Learn more about these monologues here!

Alternative Contemporary Monologues for Men

Backstage writer Laurence Cook has a few suggestions for contemporary alternative monologues for men that are “off the beaten track”! Nail your next audition with one of these options!

1. Charlie: “Pomona” by Alistair McDowall
“The ultimate overshare. On a first read, Charlie’s monologue might sound childish and gratuitous but remember that it comes from a play that isn’t what it appears and has encouraged contradictory interpretations.” 

2. Brian: “Narrative” by Anthony Neilson
“From the master of plays made in the rehearsal room, Narrative is a deceptive piece full of vignettes and strange goings-on. Here, Brian confronts his partner over their inability to love and realizes that there is no way forward for them as a couple.” 

3. Elliot: “On Love” by Mick Gordon
“Mick Gordon’s brilliant play is a survey of love in all its guises, from the almost-parent in Elliot to a young girl in love with Elvis. Here, Elliot is speaking about his experience of his wife’s pregnancy.” 

4. John: “Cock” by Mike Bartlett     
“Short and sweet, this moment from ‘Cock’ sees John confronted by two people in his life, a long-time male partner and a woman he’s fallen for. Exploring the “paralysing indecision that stems from not knowing who one really is,” this speech sees John caught in exactly that trap. He’s spent his whole life defined by other people, from the impressions of people on TV to what clothes he wears. Now he’s confronted with making a decision no one else can help him with.”

5. Mark: “Wink” by Phoebe Eclair-Powell
“The play is made up of monologues from Mark and a teacher, which cover connecting events. The choice here then is to either pick a character to deliver the speech towards, or to keep it in the form of a monologue.” 

Learn more about these monologues here!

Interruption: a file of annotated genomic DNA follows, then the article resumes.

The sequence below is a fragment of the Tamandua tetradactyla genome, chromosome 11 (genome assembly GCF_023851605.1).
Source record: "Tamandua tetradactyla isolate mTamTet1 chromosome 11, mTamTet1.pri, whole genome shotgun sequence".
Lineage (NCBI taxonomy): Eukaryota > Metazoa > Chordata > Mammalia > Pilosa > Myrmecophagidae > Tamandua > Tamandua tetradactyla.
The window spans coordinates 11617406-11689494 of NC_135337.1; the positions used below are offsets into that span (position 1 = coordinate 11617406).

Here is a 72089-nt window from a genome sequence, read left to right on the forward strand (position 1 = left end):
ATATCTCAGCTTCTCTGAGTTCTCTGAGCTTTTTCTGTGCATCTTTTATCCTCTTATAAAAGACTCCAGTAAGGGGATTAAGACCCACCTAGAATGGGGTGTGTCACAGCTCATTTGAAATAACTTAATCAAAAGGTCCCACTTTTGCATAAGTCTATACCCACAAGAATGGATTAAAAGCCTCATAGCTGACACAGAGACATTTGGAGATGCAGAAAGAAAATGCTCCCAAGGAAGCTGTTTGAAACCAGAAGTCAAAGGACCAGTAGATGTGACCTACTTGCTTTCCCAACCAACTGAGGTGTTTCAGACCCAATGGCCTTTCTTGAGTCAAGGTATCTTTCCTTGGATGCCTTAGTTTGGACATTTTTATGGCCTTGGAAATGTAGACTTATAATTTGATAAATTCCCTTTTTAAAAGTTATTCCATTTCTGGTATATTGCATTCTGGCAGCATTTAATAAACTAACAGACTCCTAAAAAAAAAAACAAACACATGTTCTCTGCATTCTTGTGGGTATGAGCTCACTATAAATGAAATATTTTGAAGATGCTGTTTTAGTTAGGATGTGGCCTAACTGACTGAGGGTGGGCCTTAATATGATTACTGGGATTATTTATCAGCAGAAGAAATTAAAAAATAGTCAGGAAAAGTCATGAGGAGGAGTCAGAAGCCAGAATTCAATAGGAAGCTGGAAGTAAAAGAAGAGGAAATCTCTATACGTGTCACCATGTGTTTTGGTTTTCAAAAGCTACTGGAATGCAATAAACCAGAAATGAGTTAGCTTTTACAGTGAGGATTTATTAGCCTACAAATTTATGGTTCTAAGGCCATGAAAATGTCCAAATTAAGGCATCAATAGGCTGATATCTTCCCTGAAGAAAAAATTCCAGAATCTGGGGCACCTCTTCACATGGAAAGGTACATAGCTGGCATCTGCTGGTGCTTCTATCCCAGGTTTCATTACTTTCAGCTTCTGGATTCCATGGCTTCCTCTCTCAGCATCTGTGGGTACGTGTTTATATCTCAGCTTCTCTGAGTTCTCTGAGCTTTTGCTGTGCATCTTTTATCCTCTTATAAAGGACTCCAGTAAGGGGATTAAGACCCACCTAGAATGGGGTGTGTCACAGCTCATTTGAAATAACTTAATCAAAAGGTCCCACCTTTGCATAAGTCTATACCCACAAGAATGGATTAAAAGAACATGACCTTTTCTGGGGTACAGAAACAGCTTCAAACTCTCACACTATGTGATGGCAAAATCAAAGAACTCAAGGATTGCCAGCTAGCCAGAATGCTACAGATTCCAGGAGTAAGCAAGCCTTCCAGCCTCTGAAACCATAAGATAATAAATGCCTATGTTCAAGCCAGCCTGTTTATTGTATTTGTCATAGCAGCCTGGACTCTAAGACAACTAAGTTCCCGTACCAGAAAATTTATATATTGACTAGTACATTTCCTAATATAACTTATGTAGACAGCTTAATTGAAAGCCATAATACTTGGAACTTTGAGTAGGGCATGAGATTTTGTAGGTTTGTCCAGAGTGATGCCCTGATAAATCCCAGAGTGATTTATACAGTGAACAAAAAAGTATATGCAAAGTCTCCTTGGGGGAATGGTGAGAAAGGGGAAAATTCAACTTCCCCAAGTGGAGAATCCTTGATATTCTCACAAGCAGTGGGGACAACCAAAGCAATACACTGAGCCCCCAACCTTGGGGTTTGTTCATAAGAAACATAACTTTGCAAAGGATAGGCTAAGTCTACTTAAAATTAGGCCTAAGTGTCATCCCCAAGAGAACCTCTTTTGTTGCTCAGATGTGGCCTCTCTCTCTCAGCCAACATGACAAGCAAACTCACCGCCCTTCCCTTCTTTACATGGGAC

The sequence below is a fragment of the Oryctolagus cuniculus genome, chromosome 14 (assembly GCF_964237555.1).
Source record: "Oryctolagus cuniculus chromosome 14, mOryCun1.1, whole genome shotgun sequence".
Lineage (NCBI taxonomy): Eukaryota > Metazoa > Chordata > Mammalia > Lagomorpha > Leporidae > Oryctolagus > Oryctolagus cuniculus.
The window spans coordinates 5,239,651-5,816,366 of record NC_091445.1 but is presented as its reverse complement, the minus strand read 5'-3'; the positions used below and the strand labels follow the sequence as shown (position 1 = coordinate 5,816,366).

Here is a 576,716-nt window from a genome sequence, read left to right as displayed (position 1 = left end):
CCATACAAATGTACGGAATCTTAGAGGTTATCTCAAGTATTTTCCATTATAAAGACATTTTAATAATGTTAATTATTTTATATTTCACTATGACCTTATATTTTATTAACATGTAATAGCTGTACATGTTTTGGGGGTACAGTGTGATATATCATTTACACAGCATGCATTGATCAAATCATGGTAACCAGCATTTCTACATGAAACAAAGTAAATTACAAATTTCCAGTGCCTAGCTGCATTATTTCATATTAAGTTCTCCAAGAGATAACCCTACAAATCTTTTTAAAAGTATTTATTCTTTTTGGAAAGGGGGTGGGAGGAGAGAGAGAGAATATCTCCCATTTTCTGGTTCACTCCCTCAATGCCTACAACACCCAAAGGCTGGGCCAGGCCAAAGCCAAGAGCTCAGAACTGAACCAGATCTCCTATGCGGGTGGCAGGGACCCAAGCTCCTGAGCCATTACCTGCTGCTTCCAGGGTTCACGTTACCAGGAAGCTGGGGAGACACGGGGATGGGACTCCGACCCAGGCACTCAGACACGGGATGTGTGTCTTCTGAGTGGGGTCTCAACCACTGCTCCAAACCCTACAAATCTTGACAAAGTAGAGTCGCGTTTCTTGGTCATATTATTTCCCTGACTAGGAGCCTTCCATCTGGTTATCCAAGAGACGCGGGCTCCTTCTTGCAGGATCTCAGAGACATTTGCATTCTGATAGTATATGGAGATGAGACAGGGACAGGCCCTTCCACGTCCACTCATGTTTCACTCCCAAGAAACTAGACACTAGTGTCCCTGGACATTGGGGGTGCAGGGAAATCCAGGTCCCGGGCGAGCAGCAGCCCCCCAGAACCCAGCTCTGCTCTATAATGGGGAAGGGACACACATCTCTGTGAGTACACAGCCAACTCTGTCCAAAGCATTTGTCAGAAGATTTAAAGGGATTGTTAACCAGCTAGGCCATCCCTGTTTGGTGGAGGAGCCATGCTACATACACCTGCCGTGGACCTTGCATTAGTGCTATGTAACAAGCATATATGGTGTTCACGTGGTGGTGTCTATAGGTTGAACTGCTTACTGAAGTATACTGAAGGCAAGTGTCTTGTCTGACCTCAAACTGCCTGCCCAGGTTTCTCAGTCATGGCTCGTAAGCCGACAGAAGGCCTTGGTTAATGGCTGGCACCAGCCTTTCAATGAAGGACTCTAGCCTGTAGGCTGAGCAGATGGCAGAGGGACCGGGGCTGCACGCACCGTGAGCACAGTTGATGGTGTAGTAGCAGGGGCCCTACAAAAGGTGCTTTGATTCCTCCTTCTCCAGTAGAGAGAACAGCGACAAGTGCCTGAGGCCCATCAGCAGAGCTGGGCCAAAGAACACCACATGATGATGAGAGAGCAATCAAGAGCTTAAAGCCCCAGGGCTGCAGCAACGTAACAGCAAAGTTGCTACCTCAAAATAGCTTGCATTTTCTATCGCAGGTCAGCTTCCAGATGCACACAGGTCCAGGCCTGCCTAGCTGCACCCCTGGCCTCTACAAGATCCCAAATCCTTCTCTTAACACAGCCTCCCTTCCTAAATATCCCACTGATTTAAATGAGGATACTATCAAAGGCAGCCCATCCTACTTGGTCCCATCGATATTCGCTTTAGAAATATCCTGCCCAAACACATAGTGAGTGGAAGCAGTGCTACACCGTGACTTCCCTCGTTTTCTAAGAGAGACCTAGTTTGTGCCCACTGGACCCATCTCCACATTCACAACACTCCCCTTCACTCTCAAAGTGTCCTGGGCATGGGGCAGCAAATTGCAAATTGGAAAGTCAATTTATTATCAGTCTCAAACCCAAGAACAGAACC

Alternative Contemporary Monologues for Women

Overused monologues might be tempting, but Backstage writer Laurence Cook has rounded up some great alternative contemporary speeches so that you can give casting directors something more original!

1. “My Heart’s a Suitcase” by Clare McIntyre
“This is from a brilliantly odd play (with talking luggage) set in a rundown seaside flat. In this extract, a homeless man has just visited, and Hannah could either be railing at how men see her as an easy target for attention, or disguising the fact that she craves company by regaling the scene partner with stories of how she’s always bothered by strange men.”

2. “Chewing Gum Dreams” by Michaela Coel
“The understated brilliance of Michaela Coel’s monologue play is that although it’s all from Tracey’s point of view, the audience gets to see her from multiple perspectives.” 

3. Bull” by Mike Bartlett
“If you’ve seen any of Mike Bartlett’s works for stage or TV, you’ll know that he’s the master of people being horrible to each other. Here, in this play about workplace bullying and competition, Isobel belittles a male character.”

4. “Lungs” by Duncan Macmillan
“The speaker is one half of an educated, thoughtful (bordering on neurotic) couple who discuss having a baby throughout the play but come up against the moral dilemmas of having children.”

5. “Good People” by David Lindsay-Abaire
“Margaret is on a cigarette break at work, talking to her younger boss...Margaret is gregarious, quick-witted, and often uses comedy to lighten how tough her life is...There’s an opportunity to show your comic timing, movement skills, and explore different voices in telling the story.”

You can learn more about these monologues here!

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The views expressed in this article are solely that of the individual(s) providing them,
and do not necessarily reflect the opinions of Backstage or its staff.